Light Heavyweight Championship bout: Forrest Griffin defeated Quinton Jackson via unanimous decision (48-46, 48-46, 49-46) to become the UFC Light Heavyweight Champion.
The UFC awarded $60,000 each to Quinton Jackson and Forrest Griffin for Fight of the Night.
1 10-9 Jackson
2 10-8 Griffin
3 10-9 Jackson
4 10-9 Jackson
A lot of controversy came out of Forest Griffin’s win over Quinton Jackson. I scored it a draw, as did many MMA analysts as well as FightMetric. What most “experts” seemed to be focused on is that while the decision might be questionable, it’s far from the biggest robbery ever and therefore not worthy of all the controversy. While that might be true, I think the magnitude of the injustice, if any, is offset by the fact that this was a title fight in the most prestigious division in the premier promotion.
One topic to come out of this fight is what it takes to constitute a 10-8 round. I scored the first round 10-9 for Jackson and the second round 10-8 for Griffin. I did not think the knockdown in the first round was enough to make it 10-8 for Jackson, because Griffin did enough to present a threat throughout the round, not to mention that he was able to recover from the knockdown. In the second round Jackson presented absolutely no threat to Griffin, while Griffin did enough to dominate the Jackson. “Dominate” is the key word when making the distinction between 10-8 and 10-9. I think Fightmetric has the right idea. They define a 10-8 round as when one fighter scores six times as much as their opponent and at least 100 points. The spirit of that is a combination of absolute and relative damage. That means the fighter must damage their opponent, but not necessarily come close to knocking them out. In addition a contentious round that contains a near knockout does not constitute a 10-8 round.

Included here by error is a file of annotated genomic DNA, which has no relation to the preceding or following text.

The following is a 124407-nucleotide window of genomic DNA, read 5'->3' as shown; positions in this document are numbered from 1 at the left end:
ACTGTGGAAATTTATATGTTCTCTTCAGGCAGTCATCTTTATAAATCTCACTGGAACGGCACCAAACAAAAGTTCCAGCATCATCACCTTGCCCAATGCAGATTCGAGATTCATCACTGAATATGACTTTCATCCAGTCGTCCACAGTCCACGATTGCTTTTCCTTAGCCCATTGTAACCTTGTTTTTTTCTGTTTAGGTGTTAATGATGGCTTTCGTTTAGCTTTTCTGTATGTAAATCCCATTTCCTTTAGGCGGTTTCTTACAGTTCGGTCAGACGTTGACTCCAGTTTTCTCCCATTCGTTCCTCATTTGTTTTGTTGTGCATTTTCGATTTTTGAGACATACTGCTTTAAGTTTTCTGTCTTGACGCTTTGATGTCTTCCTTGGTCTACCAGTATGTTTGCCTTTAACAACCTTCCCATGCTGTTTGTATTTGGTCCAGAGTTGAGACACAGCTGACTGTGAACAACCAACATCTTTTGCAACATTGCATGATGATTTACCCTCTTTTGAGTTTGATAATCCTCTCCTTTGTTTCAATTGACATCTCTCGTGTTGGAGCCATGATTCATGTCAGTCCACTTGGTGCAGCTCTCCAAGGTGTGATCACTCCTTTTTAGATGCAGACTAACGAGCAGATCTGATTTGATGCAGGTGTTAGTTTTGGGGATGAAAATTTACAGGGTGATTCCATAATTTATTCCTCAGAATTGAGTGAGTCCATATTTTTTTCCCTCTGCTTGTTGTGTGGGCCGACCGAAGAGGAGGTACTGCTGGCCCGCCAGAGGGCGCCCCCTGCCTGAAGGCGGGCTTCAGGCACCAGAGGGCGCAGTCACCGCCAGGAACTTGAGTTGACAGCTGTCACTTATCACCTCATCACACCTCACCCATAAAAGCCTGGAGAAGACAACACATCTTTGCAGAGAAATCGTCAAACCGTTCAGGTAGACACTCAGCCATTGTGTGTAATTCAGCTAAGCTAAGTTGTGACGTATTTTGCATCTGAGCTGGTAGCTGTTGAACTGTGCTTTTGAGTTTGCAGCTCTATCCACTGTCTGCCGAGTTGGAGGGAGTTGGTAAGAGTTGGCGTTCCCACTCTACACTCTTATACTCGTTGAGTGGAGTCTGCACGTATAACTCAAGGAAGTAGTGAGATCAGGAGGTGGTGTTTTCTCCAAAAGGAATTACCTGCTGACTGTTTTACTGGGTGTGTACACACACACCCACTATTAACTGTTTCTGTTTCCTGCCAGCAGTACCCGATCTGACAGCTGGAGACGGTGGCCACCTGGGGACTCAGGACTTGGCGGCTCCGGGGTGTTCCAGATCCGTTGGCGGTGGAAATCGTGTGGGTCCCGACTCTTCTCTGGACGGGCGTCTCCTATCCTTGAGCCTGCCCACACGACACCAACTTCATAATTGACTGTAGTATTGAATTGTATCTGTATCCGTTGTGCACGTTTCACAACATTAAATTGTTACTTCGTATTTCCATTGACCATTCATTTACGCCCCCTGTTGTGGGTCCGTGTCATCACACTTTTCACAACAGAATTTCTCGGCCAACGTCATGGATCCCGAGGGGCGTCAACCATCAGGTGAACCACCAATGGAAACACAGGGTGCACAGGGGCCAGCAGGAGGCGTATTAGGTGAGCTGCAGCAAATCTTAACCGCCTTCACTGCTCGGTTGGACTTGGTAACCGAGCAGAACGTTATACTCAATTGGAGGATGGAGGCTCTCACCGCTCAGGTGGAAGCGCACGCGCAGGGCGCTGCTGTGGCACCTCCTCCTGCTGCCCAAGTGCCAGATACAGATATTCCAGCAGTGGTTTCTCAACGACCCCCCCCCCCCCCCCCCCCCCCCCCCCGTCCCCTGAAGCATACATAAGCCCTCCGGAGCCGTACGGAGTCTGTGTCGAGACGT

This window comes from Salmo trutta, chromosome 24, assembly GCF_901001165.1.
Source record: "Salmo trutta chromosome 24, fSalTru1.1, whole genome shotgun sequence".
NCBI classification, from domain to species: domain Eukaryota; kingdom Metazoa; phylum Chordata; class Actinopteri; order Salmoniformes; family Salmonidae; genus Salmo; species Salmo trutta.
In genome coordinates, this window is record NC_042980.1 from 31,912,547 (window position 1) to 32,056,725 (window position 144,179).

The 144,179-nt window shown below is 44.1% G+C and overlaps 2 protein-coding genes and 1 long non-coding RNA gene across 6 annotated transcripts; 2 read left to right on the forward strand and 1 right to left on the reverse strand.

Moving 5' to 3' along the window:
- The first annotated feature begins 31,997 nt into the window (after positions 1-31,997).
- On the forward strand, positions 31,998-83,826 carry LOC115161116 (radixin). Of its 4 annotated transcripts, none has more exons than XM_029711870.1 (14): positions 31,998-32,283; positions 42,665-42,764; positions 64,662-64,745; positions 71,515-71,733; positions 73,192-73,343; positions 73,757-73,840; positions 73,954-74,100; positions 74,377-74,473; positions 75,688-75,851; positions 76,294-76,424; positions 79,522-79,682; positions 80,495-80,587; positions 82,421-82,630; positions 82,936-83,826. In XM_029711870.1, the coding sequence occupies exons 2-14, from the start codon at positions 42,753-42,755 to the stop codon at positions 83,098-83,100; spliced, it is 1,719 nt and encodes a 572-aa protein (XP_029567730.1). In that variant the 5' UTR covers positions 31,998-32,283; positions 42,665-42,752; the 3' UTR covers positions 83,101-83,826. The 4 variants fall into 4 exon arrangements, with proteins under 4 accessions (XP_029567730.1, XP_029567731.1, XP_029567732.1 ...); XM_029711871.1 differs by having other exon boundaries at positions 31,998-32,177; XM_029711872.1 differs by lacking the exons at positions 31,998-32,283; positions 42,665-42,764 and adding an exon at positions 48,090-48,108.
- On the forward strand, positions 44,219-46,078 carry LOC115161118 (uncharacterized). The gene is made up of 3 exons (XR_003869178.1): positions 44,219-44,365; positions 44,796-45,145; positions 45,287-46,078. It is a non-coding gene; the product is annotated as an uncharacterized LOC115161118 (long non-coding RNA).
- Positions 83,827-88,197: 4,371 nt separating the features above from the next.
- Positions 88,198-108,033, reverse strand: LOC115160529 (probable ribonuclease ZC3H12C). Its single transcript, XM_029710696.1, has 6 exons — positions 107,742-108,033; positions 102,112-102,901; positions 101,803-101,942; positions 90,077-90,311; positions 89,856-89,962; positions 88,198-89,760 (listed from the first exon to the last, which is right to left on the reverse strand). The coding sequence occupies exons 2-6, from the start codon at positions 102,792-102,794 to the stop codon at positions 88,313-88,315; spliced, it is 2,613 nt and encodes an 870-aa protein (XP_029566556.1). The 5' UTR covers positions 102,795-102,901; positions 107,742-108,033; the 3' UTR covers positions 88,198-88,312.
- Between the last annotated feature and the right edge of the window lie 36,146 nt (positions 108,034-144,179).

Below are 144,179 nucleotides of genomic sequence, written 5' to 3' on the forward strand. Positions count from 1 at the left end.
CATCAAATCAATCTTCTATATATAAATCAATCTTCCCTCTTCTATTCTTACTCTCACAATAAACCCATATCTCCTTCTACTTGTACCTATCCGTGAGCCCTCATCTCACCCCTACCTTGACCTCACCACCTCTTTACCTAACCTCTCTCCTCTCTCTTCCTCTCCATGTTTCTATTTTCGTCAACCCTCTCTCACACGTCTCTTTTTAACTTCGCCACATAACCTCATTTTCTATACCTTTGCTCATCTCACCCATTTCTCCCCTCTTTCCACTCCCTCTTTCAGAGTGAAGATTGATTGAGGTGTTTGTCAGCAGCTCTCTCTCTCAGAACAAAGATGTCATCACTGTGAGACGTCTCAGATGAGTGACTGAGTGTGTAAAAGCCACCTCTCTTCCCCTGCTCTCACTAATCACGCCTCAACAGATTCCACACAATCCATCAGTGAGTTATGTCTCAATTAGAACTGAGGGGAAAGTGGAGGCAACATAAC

Another topic to come out of this is the validity of the phrase “to be the champ, you have to beat the champ.” While the phrase may be taken out of context, I do think that it is absolutely true. But that only goes so far. It does not mean that if a round is a draw it should go to the champ. It does however mean that if the entire fight is a draw, then the champion maintains their belt.
As for the idea that a contentious fight “should” be a split decision, that is a ridiculous notion that displays a lack of understanding. Ideally judges have a firm understanding of their jobs and their “should” be no split decisions.